Something interesting happened in the process.

I discovered that these executives and senior leaders really are normal people. They may be working on more complex problems than the majority of us and they may be responsible for budgets which are significantly higher than anything we would deal with, but at the end of the day, they are people trying to do the best job they can with the resources at their disposal.

It turned out that people valued my honesty. They valued my perspective. They valued the insights I shared with them and appreciated the coaching element of what I do.

I was always honest, transparent, and forthright with them. If I didn’t believe something would work, I would take the time to explain why I believed that and helped them explore alternatives which did have a greater potential to succeed.

I didn’t have the authority or the experience to tell an executive how to do their job. As a coach, fortunately, that isn’t required of me and so I could simply focus on bringing my knowledge and experience to the table and deploy coaching skills to help that executive discover the best answer or course of action based on their deep knowledge and expertise.

So, bring your knowledge, expertise and experience to the table and allow the executive or leadership team to do with that as they would. It isn’t your role to tell them what to do nor are you responsible for making decisions, but you can be honest, forthright and help them understand a problem or opportunity through the lens of agile.

Executive Level Coaching

In my work today, as a deeply experienced Agile coach and executive coach, I work with some of the most senior people in the largest organizations in the world.

Nothing has changed from those first early days as an agile coach.

I am still dealing with people who are looking for the best solution to the challenge they face and I am dealing with people who appreciate honesty, insight and expertise above all else.

Many of them tell me that they don’t get honesty and forthright communication enough.

Many of them are surrounded by people and consultants who are scared to lose their job or their contract, and as such, will blend into the environment without shaking things up or making waves.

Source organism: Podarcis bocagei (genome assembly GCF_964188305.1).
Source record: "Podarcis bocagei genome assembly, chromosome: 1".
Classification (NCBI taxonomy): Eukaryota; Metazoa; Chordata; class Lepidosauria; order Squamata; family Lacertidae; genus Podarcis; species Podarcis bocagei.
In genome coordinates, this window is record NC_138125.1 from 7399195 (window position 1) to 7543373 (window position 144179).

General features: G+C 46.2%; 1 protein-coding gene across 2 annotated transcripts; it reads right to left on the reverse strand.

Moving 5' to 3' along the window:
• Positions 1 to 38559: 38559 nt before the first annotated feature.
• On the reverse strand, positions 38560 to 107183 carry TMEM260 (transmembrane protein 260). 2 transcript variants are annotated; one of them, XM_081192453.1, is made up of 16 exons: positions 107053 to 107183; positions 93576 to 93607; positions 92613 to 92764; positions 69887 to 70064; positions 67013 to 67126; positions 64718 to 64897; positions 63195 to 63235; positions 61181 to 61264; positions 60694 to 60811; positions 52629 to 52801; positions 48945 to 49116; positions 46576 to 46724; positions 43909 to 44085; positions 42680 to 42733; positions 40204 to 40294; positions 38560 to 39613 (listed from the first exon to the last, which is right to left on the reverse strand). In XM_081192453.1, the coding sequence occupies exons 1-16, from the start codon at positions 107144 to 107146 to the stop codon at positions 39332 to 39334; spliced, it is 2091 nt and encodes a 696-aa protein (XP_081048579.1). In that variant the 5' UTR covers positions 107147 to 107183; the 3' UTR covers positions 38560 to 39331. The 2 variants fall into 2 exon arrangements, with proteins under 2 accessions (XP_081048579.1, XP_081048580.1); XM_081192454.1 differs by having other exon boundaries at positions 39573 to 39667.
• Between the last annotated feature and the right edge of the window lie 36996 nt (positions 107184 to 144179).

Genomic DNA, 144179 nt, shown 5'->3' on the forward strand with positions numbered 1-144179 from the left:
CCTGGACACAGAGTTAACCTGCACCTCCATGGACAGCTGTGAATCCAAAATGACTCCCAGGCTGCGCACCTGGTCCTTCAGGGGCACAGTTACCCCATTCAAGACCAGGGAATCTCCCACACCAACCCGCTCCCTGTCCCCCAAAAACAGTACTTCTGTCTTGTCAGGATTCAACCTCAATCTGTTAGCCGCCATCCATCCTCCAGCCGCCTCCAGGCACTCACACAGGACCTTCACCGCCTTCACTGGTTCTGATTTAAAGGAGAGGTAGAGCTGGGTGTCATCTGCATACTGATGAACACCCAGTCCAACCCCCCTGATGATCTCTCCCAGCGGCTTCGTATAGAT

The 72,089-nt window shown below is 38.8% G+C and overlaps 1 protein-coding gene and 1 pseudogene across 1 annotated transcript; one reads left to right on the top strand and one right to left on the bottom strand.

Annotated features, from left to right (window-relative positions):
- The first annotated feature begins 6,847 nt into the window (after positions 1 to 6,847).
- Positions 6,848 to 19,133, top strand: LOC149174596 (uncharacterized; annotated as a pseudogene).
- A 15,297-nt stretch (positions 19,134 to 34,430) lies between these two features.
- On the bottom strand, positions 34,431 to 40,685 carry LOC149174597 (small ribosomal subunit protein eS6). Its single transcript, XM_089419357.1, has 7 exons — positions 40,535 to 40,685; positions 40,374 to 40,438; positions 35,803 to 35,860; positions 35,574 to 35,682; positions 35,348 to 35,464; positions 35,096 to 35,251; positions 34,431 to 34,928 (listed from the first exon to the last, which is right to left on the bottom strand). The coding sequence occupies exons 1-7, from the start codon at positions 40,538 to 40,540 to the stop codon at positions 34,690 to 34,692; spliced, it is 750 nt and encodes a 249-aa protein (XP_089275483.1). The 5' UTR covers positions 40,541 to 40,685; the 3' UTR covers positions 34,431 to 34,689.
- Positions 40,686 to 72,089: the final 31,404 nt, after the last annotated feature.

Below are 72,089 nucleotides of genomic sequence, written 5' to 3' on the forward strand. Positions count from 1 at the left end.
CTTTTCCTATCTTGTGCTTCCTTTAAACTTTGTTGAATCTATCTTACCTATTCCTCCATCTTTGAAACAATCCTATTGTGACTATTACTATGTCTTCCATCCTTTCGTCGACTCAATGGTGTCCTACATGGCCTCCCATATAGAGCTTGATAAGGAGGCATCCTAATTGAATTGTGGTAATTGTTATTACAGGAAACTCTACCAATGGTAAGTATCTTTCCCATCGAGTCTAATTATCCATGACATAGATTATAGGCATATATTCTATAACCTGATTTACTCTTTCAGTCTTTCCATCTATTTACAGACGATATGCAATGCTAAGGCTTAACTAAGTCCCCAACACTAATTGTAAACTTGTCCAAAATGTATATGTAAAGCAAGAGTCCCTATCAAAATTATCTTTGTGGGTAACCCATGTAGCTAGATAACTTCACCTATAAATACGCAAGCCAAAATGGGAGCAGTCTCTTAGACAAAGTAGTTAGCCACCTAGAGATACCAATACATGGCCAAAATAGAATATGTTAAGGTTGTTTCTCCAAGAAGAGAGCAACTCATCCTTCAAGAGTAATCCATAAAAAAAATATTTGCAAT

I am not advocating that you make waves as an agile coach, I am however advocating that you offer these individuals the benefit of your knowledge, expertise and experience. Honestly and forthrightly.

They are relying on you to be honest. They are relying on you to tell them the truth. They are relying on you to guide them through a potential maze and your role is to help them navigate that as best as they can.

It is no different to helping a senior developer within a scrum team achieve the best outcome for the team. It is no different to helping a product owner, within a single scrum team, discover the best answers to the most compelling questions they face.

Executives and leadership teams simply work with a bigger picture and have a great deal more complexity to navigate than someone at the teams level.

So, in closing, I would reinforce the idea that you are more than capable and competent to deal with people at the senior leadership level. If you have worked with individuals within a team environment, you can bring those same skills to the executive table.

They also require teaching. They also require facilitation. They also require coaching. And they also require mentorship. It will stretch you, and it will take a bit of time to find your feet and deploy your practice in a different way, but you will absolutely find your feet and begin to deliver value as long as you have the courage to be transparent, honest and open.

If you are interested in becoming an agile coach and value mentored, coach-driven skills development in your journey to mastery, visit our Growing Agile Coaches page.

For more information on John McFadyen, visit or connect with John on LinkedIn at